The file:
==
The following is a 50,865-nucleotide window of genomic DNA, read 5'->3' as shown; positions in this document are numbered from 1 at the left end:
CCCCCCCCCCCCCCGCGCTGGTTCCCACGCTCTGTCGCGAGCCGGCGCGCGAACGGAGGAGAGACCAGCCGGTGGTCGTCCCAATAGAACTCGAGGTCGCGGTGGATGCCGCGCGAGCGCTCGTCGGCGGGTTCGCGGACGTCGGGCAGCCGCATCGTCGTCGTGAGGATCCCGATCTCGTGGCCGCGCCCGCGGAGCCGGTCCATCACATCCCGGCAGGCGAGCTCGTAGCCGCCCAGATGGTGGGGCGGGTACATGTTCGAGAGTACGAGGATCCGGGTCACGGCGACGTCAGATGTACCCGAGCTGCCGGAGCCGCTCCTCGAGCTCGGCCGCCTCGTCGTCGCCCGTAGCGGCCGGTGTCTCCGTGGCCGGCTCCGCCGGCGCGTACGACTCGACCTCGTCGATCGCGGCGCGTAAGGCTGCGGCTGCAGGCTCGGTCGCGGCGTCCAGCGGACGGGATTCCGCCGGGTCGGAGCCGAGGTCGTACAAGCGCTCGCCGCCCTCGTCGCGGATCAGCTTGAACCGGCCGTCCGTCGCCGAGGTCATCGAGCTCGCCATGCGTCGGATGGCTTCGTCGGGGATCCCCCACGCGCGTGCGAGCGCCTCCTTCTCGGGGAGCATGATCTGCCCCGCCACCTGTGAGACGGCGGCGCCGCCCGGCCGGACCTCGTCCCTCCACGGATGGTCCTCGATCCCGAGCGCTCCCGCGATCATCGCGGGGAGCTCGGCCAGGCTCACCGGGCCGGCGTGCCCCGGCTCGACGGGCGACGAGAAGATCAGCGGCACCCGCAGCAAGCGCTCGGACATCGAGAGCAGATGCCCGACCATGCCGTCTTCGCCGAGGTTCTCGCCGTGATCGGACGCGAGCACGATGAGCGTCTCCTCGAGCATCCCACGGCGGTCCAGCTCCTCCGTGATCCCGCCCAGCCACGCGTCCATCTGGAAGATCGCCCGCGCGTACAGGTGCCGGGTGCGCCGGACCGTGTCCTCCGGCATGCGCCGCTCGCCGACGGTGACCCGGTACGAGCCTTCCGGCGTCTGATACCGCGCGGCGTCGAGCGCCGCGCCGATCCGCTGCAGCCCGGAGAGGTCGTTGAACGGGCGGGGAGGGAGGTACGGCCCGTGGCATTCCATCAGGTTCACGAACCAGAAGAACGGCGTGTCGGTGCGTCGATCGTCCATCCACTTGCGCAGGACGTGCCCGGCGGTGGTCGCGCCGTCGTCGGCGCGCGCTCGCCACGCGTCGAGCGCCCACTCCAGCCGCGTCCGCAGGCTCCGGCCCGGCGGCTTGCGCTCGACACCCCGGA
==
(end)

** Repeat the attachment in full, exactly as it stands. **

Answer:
The following is a 50,865-nucleotide window of genomic DNA, read 5'->3' as shown; positions in this document are numbered from 1 at the left end:
CCCCCCCCCCCCCCGCGCTGGTTCCCACGCTCTGTCGCGAGCCGGCGCGCGAACGGAGGAGAGACCAGCCGGTGGTCGTCCCAATAGAACTCGAGGTCGCGGTGGATGCCGCGCGAGCGCTCGTCGGCGGGTTCGCGGACGTCGGGCAGCCGCATCGTCGTCGTGAGGATCCCGATCTCGTGGCCGCGCCCGCGGAGCCGGTCCATCACATCCCGGCAGGCGAGCTCGTAGCCGCCCAGATGGTGGGGCGGGTACATGTTCGAGAGTACGAGGATCCGGGTCACGGCGACGTCAGATGTACCCGAGCTGCCGGAGCCGCTCCTCGAGCTCGGCCGCCTCGTCGTCGCCCGTAGCGGCCGGTGTCTCCGTGGCCGGCTCCGCCGGCGCGTACGACTCGACCTCGTCGATCGCGGCGCGTAAGGCTGCGGCTGCAGGCTCGGTCGCGGCGTCCAGCGGACGGGATTCCGCCGGGTCGGAGCCGAGGTCGTACAAGCGCTCGCCGCCCTCGTCGCGGATCAGCTTGAACCGGCCGTCCGTCGCCGAGGTCATCGAGCTCGCCATGCGTCGGATGGCTTCGTCGGGGATCCCCCACGCGCGTGCGAGCGCCTCCTTCTCGGGGAGCATGATCTGCCCCGCCACCTGTGAGACGGCGGCGCCGCCCGGCCGGACCTCGTCCCTCCACGGATGGTCCTCGATCCCGAGCGCTCCCGCGATCATCGCGGGGAGCTCGGCCAGGCTCACCGGGCCGGCGTGCCCCGGCTCGACGGGCGACGAGAAGATCAGCGGCACCCGCAGCAAGCGCTCGGACATCGAGAGCAGATGCCCGACCATGCCGTCTTCGCCGAGGTTCTCGCCGTGATCGGACGCGAGCACGATGAGCGTCTCCTCGAGCATCCCACGGCGGTCCAGCTCCTCCGTGATCCCGCCCAGCCACGCGTCCATCTGGAAGATCGCCCGCGCGTACAGGTGCCGGGTGCGCCGGACCGTGTCCTCCGGCATGCGCCGCTCGCCGACGGTGACCCGGTACGAGCCTTCCGGCGTCTGATACCGCGCGGCGTCGAGCGCCGCGCCGATCCGCTGCAGCCCGGAGAGGTCGTTGAACGGGCGGGGAGGGAGGTACGGCCCGTGGCATTCCATCAGGTTCACGAACCAGAAGAACGGCGTGTCGGTGCGTCGATCGTCCATCCACTTGCGCAGGACGTGCCCGGCGGTGGTCGCGCCGTCGTCGGCGCGCGCTCGCCACGCGTCGAGCGCCCACTCCAGCCGCGTCCGCAGGCTCCGGCCCGGCGGCTTGCGCTCGACACCCCGGA